I’ll never forget the time my daughter was willing to let me get eaten by a shark.
It was the summer of 2012, and we were in St. Lucia, at a resort that had a trampoline raft anchored maybe 150 feet off shore.
One morning – before anyone else was on the beach – she decided we’d swim out to it together. But there were rules, she told me.
“OK, so you’re swimming first and I’ll follow you. That way, if a shark comes, it’ll eat you. But when we get out there, I’m climbing onto the raft first. That way, if a shark comes, it’ll eat you.”
She didn’t want to just hang out on the raft, though; she wanted to jump off of it, several times. This activity involved yet more rules.
“You’ll jump off first, and keep an eye out for the sharks. Then I’ll jump in. Wait for me to climb out, then once I’m back on the raft, you can get on, too. If you do see a shark, swim toward the beach and lead it away from me.”
In the end, we had a wonderful, shark-free dip in the ocean, capped off by her swimming about 90 miles per hour back to dry land in an effort, she said, to “get out before the sharks come.”
She was 11 then; she’s 14 now. And as I write this, we are a few hours from getting on a plane and flying to the Hawaiian island of Maui.
We’ve got lots of different water sports planned: snorkeling, surfing, swimming, sailing, maybe some cliff-jumping. She’s been dying to do all of those things. But she’s not keen on actually dying, she keeps reminding us.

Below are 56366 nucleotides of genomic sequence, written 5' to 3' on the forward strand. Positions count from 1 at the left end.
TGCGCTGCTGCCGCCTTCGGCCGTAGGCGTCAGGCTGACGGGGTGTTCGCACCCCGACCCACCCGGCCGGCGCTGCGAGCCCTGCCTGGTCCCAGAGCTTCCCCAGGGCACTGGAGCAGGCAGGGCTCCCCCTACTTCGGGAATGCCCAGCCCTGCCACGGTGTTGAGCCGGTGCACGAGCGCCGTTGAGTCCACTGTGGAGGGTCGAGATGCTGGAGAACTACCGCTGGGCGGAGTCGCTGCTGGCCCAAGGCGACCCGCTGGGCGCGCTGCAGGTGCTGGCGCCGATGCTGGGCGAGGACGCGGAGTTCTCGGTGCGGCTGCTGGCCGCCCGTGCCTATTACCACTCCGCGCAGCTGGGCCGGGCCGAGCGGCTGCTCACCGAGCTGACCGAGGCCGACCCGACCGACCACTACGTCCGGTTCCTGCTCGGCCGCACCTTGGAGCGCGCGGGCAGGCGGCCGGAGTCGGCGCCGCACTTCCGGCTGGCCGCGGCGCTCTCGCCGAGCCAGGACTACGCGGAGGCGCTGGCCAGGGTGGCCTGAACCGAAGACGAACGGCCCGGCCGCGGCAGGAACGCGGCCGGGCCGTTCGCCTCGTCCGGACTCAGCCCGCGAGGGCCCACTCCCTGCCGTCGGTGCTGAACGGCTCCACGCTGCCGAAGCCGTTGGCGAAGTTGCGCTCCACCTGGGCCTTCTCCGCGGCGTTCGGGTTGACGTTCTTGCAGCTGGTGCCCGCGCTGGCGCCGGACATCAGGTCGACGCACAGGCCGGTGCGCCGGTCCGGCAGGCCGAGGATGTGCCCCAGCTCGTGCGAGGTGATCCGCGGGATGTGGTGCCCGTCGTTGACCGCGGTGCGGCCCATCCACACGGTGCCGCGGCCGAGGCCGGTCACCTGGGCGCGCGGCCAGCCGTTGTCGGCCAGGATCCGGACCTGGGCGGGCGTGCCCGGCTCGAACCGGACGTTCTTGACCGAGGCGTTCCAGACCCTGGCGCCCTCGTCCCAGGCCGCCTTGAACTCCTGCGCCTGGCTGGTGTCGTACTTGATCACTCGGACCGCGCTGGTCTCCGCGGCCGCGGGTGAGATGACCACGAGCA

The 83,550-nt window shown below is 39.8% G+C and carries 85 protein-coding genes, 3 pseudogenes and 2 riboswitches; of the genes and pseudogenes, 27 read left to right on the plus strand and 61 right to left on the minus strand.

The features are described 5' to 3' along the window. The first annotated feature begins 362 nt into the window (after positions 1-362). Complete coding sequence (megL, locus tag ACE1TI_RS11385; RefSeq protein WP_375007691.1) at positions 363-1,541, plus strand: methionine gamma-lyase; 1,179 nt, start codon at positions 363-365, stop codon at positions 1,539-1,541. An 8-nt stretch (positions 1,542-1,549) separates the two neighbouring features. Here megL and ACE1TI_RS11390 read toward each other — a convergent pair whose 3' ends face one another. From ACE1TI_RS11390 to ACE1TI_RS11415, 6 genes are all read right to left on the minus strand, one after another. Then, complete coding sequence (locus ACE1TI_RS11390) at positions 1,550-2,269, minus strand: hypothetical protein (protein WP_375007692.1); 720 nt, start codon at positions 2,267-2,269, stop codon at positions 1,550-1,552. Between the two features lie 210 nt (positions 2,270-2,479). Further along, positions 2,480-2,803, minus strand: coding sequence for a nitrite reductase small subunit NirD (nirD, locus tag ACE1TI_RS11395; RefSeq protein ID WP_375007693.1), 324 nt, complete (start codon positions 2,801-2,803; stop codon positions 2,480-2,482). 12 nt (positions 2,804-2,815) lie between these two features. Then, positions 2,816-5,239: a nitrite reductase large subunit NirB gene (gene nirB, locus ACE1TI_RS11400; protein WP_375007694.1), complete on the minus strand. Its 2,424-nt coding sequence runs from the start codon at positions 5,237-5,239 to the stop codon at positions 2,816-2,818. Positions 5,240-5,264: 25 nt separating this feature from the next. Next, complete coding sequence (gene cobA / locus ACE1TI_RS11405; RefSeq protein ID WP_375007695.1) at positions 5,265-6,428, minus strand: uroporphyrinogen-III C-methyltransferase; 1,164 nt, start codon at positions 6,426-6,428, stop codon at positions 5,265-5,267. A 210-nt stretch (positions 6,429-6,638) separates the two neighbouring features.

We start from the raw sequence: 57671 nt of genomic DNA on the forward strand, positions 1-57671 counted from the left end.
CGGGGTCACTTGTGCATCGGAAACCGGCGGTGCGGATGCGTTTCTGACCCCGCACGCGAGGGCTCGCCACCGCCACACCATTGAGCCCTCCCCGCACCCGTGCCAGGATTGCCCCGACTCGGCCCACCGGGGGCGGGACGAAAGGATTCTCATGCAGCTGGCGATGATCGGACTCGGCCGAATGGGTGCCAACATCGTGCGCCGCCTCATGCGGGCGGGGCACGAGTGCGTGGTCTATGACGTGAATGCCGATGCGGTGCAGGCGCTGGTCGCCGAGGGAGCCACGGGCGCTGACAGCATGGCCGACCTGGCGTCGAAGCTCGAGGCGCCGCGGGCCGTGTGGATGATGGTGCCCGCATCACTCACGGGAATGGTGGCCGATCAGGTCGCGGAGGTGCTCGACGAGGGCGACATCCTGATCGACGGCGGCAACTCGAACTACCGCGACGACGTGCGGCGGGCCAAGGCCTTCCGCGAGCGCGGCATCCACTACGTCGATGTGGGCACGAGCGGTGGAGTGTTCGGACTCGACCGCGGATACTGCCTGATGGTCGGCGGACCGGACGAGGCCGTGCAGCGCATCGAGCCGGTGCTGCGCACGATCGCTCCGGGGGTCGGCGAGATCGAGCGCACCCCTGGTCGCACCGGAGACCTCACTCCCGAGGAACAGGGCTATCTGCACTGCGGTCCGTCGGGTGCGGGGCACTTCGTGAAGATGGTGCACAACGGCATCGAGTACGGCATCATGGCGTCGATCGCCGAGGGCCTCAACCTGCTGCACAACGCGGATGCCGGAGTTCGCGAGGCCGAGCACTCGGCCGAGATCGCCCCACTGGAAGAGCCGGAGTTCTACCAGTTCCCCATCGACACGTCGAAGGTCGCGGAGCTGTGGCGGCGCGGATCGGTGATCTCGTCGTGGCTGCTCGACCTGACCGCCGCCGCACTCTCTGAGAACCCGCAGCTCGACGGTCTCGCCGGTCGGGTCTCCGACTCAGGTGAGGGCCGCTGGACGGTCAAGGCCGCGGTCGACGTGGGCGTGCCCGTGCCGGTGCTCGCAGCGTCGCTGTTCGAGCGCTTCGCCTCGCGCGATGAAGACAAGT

Yes, as you can imagine – due to the rash of attacks in North Carolina this year – the word “shark” has come up in our household more often than the word “dog,” which is a bit of a feat considering that we have two of them. (Dogs, not sharks.)
I’ve tried to relieve her anxiety.
Me: “I read this story today on the National Geographic Channel’s website that says that in 1996, toilets injured 43,000 Americans while sharks injured just 13.”
Her: “I read this story today that says it’s not 1996 anymore.”
Me: “Check this out: Google says Maui is 4,797 miles from the location of the most recent shark attack in North Carolina.”
Her: “Check this out: Google says a woman got eaten by a shark while snorkeling in Maui in April.”
But the more I poke around online to find information that might make her less fearful, the more horror stories I stumble upon, and the more the “Jaws” theme music gets stuck in my head, and the more I start to think about the potential for brutal irony.
I can see it now: I’m on the beach. I’m backing into the water, beckoning to my daughter, teasing her a little. “What are you so worried about? Come on in, the water’s fine! No sharks here!” Then suddenly, without warning –
Hmmm. Maybe I need to find someone who can create a diversion for me. Someone who will get in the ocean first, and wait till I’m on the beach to come back out.
I wonder what my dad is doing this weekend...